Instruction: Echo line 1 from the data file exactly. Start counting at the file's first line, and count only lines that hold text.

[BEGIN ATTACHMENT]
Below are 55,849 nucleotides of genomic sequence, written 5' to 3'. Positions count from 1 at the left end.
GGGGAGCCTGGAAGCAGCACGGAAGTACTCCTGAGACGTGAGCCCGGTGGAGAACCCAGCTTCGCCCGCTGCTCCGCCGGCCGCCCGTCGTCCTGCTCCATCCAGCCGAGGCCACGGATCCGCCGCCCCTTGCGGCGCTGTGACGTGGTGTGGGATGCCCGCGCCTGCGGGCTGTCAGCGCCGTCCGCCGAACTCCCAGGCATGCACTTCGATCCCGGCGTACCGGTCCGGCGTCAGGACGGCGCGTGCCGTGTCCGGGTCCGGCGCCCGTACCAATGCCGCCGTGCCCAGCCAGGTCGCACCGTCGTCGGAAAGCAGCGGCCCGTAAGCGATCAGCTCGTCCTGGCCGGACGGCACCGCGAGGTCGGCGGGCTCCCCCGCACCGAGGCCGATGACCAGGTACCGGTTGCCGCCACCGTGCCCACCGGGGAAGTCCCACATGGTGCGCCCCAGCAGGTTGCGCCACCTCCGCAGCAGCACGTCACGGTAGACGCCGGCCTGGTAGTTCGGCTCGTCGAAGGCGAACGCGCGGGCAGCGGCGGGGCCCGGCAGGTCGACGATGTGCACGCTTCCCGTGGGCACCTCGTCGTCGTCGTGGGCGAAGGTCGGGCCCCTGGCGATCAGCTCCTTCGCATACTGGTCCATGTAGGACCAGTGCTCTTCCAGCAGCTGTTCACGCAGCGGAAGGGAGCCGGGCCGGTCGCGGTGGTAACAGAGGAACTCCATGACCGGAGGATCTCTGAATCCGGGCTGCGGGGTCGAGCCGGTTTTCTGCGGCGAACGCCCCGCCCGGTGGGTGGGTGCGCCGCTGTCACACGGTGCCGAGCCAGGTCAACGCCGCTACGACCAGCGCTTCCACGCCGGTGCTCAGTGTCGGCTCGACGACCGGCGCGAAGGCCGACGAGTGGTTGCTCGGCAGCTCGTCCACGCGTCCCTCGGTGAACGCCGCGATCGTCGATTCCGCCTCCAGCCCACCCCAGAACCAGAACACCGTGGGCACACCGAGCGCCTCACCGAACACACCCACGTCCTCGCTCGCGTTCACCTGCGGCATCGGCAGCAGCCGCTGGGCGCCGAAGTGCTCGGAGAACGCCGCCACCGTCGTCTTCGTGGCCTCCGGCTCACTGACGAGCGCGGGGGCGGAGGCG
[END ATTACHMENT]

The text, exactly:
Below are 55,849 nucleotides of genomic sequence, written 5' to 3'. Positions count from 1 at the left end.